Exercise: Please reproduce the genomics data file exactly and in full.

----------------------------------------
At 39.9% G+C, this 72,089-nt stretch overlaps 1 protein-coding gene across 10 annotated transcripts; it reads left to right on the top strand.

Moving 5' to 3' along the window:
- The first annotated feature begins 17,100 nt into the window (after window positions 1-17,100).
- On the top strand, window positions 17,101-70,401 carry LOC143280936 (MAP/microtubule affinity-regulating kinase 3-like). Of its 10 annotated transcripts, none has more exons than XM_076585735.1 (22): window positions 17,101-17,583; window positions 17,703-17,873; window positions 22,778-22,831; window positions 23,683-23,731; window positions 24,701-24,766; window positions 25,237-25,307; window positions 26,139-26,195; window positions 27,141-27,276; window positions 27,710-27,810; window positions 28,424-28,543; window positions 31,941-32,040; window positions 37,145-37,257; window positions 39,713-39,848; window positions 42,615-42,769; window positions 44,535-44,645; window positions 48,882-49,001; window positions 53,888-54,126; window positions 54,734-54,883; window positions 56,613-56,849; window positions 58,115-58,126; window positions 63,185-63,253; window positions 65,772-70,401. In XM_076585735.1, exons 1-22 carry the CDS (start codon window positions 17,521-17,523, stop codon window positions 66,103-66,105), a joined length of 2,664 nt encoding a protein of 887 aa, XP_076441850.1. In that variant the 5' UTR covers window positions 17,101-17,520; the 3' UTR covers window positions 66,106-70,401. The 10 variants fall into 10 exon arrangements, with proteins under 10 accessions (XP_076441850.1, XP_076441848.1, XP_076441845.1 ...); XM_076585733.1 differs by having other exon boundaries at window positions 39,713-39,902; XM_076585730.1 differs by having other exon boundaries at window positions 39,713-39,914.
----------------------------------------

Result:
At 39.9% G+C, this 72,089-nt stretch overlaps 1 protein-coding gene across 10 annotated transcripts; it reads left to right on the top strand.

Moving 5' to 3' along the window:
- The first annotated feature begins 17,100 nt into the window (after window positions 1-17,100).
- On the top strand, window positions 17,101-70,401 carry LOC143280936 (MAP/microtubule affinity-regulating kinase 3-like). Of its 10 annotated transcripts, none has more exons than XM_076585735.1 (22): window positions 17,101-17,583; window positions 17,703-17,873; window positions 22,778-22,831; window positions 23,683-23,731; window positions 24,701-24,766; window positions 25,237-25,307; window positions 26,139-26,195; window positions 27,141-27,276; window positions 27,710-27,810; window positions 28,424-28,543; window positions 31,941-32,040; window positions 37,145-37,257; window positions 39,713-39,848; window positions 42,615-42,769; window positions 44,535-44,645; window positions 48,882-49,001; window positions 53,888-54,126; window positions 54,734-54,883; window positions 56,613-56,849; window positions 58,115-58,126; window positions 63,185-63,253; window positions 65,772-70,401. In XM_076585735.1, exons 1-22 carry the CDS (start codon window positions 17,521-17,523, stop codon window positions 66,103-66,105), a joined length of 2,664 nt encoding a protein of 887 aa, XP_076441850.1. In that variant the 5' UTR covers window positions 17,101-17,520; the 3' UTR covers window positions 66,106-70,401. The 10 variants fall into 10 exon arrangements, with proteins under 10 accessions (XP_076441850.1, XP_076441848.1, XP_076441845.1 ...); XM_076585733.1 differs by having other exon boundaries at window positions 39,713-39,902; XM_076585730.1 differs by having other exon boundaries at window positions 39,713-39,914.